Blog: Ports as key catalysts for regional growth


Louise Logan was looking for a role in hospitality or retail as she struggled to find a job after finishing college in Falkirk. Now, via Forth Port’s involvement in the in the Kickstart programme, Louise has a well-paying, permanent role at the heart of the operations at Grangemouth, Scotland’s biggest port. Louise is integral to ensuring that all the container traffic through the port flows as efficiently as possible, helping haulage drivers with their enquiries and ensuring the right containers get released to the correct customers.

It's great news for Louise. And it’s great news for Forth Ports too, as they develop the young, diverse workforce of the future.

Louise’s experience is not unusual in facing difficulties in job hunting in coastal and estuarine communities. Neither is the engagement of Forth Ports with the communities around the UK’s ports. All across the UK you’ll find ports acting as major catalysts for jobs, investment and opportunity in areas which are, too often, facing real challenges. 

In fact, Louise is now one of the 125,000 people employed on ports in jobs which are 50% more productive than the UK average and 20% better paid. For every Louise there are 6 extra jobs in often local supply chains. The UK’s port operators invest around £600 million of private sector money each year in ports and associated infrastructure – the infrastructure that facilitates 95% of UK trade and creates ports as economic hubs in their own right, sites for manufacturing, logistics and even film studios.

There’s a lot of talk about ‘levelling up’. This is it in practice.

And its not just economic benefits or ‘capital’ that ports are growing. It’s natural and social capital too. Associated British Ports’ electric vessel charging in Southampton, tree planting in Bristol, hydrogen corridor development by the Port of London Authority, and PD Port’s Teesside Explorers junior school engagement programme to highlight just some. It’s a long and proud list.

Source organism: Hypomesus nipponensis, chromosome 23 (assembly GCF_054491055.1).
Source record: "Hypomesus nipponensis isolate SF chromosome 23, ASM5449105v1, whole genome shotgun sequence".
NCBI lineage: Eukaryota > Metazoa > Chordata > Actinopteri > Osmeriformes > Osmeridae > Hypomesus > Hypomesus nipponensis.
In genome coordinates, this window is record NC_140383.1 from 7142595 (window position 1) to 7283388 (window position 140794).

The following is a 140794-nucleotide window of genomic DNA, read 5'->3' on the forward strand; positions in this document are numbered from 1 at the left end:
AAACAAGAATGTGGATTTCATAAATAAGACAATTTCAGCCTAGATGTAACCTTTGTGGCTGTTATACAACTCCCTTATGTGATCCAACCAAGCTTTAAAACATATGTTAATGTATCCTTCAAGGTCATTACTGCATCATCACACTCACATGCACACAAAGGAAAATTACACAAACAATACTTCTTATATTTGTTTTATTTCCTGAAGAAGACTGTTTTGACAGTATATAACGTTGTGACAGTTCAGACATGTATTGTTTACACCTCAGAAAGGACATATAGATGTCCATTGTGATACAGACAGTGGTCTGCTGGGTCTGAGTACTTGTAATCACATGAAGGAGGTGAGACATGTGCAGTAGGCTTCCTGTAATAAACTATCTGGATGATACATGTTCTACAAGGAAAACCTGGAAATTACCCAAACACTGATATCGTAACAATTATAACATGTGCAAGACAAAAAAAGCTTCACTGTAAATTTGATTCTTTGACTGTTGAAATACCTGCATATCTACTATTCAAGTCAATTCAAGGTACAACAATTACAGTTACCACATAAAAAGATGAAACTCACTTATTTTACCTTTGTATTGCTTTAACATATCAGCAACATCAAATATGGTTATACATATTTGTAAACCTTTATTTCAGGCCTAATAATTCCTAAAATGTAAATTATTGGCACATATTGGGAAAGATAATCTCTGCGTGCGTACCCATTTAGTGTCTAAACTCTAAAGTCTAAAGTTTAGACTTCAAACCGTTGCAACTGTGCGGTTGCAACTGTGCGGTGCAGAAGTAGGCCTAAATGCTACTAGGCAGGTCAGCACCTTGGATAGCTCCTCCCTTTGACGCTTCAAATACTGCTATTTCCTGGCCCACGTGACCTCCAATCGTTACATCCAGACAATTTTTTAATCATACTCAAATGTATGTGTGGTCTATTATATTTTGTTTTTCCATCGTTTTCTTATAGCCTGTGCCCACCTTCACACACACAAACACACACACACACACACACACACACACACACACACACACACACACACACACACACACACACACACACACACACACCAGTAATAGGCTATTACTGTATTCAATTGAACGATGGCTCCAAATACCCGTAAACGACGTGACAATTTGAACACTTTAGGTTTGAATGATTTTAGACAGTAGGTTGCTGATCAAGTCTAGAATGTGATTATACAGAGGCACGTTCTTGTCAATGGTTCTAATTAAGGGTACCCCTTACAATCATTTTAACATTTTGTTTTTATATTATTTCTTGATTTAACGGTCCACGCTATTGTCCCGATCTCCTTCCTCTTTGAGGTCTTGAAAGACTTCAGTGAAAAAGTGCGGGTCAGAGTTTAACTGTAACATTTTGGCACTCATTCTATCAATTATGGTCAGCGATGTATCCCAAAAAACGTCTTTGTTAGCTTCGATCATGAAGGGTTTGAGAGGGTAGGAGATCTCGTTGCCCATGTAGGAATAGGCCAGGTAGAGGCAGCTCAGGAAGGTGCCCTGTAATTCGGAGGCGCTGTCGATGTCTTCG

Over what has been an incredibly challenging period – pandemic, global supply chain pressures, Brexit – ports have not just maintained operations but also their commitment to the future, as Louise’s story illustrates. But also, perhaps more conventionally, the examples of tens to hundreds of pounds of investment in capacity and capability at the likes of Peel Ports, DP World and Hutchison Ports.

Ports and other maritime businesses are ambitious to do more. Not out of philanthropy but because its what’s responsible, successful businesses do. Ports are an inherently long term sector, with one example being this year’s 175th birthday of the Belfast Harbour Commissioners. Long term success comes through adapting our businesses, playing our part in healthy communities and through ensuring sustainability is at the heart of what we do.

Ports can’t do it alone. But what they’re seeking from Government is not big handouts or direct intervention. In fact, such moves could be counterproductive. The key role of Government is providing the right enabling conditions for the business investment and job creation to take place. Those are physical conditions, like good road and rail links. They are also the policy and regulatory conditions like planning rules for coastal locations that incentivise responsible investment. And they are the environmental frameworks that provide for ambitious but viable transitions to a net zero future.

Ports and other maritime businesses are ready made conduits for prosperity and opportunity in coastal communities all around the UK. We’re ready and ambitious to not just bounce back from the recent challenging conditions but also bounce forward. We look forward to working with Government and others to deliver more success stories like Louise’s.

This blog was written as a feature for the 2022 State of the Maritime Nation Report.